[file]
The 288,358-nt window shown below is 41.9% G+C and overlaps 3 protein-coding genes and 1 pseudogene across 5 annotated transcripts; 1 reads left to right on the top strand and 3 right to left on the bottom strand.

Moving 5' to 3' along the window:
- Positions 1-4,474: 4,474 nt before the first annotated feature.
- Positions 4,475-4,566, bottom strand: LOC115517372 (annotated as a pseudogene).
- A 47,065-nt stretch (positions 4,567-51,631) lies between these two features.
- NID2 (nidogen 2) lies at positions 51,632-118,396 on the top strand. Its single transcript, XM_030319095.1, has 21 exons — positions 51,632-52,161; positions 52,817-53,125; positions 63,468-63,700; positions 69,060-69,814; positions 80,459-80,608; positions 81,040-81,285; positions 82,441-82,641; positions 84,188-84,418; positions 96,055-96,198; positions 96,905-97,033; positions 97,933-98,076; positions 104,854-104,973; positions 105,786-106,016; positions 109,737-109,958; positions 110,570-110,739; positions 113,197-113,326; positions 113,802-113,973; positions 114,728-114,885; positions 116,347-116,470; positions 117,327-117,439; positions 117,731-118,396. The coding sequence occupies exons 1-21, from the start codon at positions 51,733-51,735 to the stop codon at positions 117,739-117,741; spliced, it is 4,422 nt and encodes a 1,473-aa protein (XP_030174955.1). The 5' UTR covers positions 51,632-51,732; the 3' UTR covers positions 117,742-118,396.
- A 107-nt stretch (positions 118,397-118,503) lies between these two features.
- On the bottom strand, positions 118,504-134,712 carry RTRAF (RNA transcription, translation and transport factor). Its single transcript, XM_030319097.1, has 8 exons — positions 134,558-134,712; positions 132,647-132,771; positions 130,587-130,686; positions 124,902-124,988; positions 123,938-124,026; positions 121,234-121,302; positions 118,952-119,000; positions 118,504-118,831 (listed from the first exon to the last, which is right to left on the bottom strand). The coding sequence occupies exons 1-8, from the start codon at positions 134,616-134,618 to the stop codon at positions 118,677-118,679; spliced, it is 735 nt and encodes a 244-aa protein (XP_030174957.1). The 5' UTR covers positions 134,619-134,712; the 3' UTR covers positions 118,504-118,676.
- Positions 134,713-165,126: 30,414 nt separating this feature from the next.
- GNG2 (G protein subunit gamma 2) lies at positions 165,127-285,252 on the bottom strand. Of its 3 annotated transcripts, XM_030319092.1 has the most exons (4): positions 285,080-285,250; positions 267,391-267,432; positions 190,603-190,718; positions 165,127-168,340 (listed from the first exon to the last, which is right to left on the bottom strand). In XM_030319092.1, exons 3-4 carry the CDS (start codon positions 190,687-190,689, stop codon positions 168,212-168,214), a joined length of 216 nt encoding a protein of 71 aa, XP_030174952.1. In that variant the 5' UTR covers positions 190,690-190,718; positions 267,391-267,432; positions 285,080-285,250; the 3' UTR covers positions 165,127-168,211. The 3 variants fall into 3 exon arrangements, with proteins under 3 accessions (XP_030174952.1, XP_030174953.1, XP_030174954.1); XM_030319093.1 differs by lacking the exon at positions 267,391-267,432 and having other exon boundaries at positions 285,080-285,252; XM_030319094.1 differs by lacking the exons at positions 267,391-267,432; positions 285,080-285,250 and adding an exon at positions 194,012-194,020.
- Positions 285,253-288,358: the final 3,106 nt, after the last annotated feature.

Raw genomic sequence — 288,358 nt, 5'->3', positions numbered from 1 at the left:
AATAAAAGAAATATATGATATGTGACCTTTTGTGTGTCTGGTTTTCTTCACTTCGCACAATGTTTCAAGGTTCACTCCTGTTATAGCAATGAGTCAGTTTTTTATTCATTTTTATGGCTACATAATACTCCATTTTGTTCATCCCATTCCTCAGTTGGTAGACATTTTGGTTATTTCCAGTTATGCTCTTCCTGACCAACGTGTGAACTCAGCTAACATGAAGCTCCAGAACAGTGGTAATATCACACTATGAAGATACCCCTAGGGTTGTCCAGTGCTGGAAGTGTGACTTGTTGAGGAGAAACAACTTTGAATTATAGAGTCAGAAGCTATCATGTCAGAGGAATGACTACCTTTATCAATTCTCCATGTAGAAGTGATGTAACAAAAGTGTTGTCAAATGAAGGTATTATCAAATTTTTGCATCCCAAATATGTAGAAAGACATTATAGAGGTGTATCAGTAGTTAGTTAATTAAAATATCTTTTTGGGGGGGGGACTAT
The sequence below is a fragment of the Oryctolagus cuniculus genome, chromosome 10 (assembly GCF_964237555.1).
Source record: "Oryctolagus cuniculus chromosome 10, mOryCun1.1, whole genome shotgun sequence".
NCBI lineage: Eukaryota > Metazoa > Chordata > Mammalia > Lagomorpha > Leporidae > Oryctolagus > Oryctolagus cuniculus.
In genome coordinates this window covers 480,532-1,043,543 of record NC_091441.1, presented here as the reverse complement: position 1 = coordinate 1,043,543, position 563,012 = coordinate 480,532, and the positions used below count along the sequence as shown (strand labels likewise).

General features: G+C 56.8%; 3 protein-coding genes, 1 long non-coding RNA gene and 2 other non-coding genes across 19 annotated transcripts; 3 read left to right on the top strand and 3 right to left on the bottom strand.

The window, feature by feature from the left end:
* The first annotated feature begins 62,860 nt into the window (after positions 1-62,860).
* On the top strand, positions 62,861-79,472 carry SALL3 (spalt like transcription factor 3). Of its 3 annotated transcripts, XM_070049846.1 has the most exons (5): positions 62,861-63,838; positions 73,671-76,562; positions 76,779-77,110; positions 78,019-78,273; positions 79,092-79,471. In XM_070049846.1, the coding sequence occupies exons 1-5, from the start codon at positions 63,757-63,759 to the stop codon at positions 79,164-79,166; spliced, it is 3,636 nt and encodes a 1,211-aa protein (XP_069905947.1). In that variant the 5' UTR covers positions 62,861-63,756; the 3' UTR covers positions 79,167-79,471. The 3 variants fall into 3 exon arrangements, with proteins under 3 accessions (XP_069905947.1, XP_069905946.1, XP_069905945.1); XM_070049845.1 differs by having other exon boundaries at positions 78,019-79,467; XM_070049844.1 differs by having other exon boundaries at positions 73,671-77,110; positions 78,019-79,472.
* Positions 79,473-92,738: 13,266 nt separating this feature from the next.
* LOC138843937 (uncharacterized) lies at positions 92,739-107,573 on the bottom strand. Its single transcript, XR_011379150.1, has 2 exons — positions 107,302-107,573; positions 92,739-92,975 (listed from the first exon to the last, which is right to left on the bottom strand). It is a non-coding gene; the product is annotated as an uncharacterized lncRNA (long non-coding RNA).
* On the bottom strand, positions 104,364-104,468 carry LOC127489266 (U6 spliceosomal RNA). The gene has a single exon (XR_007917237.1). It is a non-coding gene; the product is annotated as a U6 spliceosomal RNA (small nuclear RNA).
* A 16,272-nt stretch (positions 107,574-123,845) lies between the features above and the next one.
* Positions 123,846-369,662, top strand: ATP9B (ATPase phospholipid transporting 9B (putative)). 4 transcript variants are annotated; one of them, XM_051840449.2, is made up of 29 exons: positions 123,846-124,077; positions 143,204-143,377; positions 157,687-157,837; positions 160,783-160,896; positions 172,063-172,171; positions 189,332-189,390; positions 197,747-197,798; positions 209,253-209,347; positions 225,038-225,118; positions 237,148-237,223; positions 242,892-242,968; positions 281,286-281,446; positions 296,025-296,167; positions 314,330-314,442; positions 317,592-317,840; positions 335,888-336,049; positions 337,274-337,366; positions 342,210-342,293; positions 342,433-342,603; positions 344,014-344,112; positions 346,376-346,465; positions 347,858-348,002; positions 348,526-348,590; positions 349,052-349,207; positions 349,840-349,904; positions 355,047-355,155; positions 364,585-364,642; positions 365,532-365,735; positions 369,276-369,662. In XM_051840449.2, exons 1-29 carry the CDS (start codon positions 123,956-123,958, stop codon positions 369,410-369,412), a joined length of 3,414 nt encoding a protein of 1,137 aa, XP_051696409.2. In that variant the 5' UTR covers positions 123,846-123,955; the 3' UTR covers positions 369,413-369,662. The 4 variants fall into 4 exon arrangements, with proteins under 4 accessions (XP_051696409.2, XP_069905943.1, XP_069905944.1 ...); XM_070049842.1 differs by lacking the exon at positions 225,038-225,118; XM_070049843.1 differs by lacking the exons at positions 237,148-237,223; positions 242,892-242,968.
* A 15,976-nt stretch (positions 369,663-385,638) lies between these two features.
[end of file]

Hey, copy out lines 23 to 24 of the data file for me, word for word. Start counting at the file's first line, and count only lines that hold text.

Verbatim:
* LOC138843937 (uncharacterized) lies at positions 92,739-107,573 on the bottom strand. Its single transcript, XR_011379150.1, has 2 exons — positions 107,302-107,573; positions 92,739-92,975 (listed from the first exon to the last, which is right to left on the bottom strand). It is a non-coding gene; the product is annotated as an uncharacterized lncRNA (long non-coding RNA).
* On the bottom strand, positions 104,364-104,468 carry LOC127489266 (U6 spliceosomal RNA). The gene has a single exon (XR_007917237.1). It is a non-coding gene; the product is annotated as a U6 spliceosomal RNA (small nuclear RNA).